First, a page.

Now, I often relate my experience as a Scoutmaster to some military experiences, but it’s only because that’s as close as I’ve come to the military. That is, not close at all. However, I have seen and felt the difference between being the Scoutmaster and holding any of the other jobs in a Boy Scout Troop. There’s nothing in Scouting that is like the responsibility of being Scoutmaster. It is an autonomous position, where you have the solid connection to individual Scouts and, meagre as the comparison is, it is also the highest you can rise and still have that connection. When I think of how much seeing my Scouts succeed meant to me, I can only begin to understand what emotional peaks and valleys a company commander undergoes.

So, how does this relate to my emotional connection, via David Schwimmer, to Herbert Sobel? Well, in Episode 1, Colonel Sink has Sobel sitting in his office, bourbon glass in hand (in a chair that looks a little too big for Schwimmer/Sobel, which was another good choice by the director), and speaks to him in a fatherly voice, it now strikes me. I “lost” my Troop when I chose to retire from being Scoutmaster and it was a hard thing to do. Dale Dye, as Colonel Sink, uses that voice my mother would use when I wasn’t going to get what I wanted, but I would get “something even better”, which wasn’t better, but we needed to pretend it was.

Sink says to him, “Herbert, Division has established a parachute training school at Chilton Foliat. The idea is for non-infantry types who’re vital to the coming invasion, such as doctors and chaplains to take jump training there. Frankly, I can’t think of anyone more qualified to command such a school than you are.”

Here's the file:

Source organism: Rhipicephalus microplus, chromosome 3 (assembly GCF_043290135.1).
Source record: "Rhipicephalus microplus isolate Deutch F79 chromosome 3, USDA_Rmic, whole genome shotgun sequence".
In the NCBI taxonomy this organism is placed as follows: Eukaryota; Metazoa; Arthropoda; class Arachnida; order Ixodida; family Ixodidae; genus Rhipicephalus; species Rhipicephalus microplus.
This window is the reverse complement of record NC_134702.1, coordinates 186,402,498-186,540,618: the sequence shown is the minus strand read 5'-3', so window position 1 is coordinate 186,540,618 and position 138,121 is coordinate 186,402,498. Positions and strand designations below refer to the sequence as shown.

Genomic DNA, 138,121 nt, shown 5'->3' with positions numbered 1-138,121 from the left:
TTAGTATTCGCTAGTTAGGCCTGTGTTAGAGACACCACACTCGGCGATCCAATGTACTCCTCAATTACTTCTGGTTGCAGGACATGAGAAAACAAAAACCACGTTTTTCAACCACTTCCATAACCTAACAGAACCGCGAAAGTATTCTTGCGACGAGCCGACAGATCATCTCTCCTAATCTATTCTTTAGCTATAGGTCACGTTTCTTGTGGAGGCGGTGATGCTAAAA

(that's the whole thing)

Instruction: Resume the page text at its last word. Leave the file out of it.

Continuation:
Sobel is stunned. “Sir?” he asks.

“I’m reassigning you to Chilton Foliat.”

And David Schwimmer, as Herbert Sobel, looks on, in utter confusion and despair, and, after a long pause says, “I’m losing Easy Company?” He didn’t have me at hello, but he had me there.

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3 Comments so far
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Mike and I have Band of Brothers. I’ve watched the first episode, but couldn’t get into it when they went to Europe. I don’t think I could follow it well. Was that just me, or a problem with the movie? It’s been a long time since I’ve watched it. Mike says there was so much going on at the time it might have been hard to cover everything in a film. He hasn’t watched it all the way through because I couldn’t get past the training part and he didn’t want to watch it alone. Maybe I’ll try it again. Enjoyed reading your report about the rumored background.

Comment by Linda McDaniel Smith

You know, the whole campaign is so familiar to me that I can’t be sure how hard it is to understand starting from zero. Melissa really enjoyed it, but she had me handy if she had any questions. Perhaps using some of the “extras” where you can look at the men featured in the episode, the map where it takes place and some of the overview information would be helpful. A lot does happen and when you put men in uniforms. moving fast and with multiple scene changes, it can be confusing. One good way to get a handle might be to read either Ambrose’s “Band of Brothers” that was much of the impetus for the series or David Webster’s “Parachute Infantry

Comment by David Navarre

Thanks, Dave. Will do. I’m sure Mike will appreciate finally getting to watch the whole series.

Comment by Linda McDaniel Smith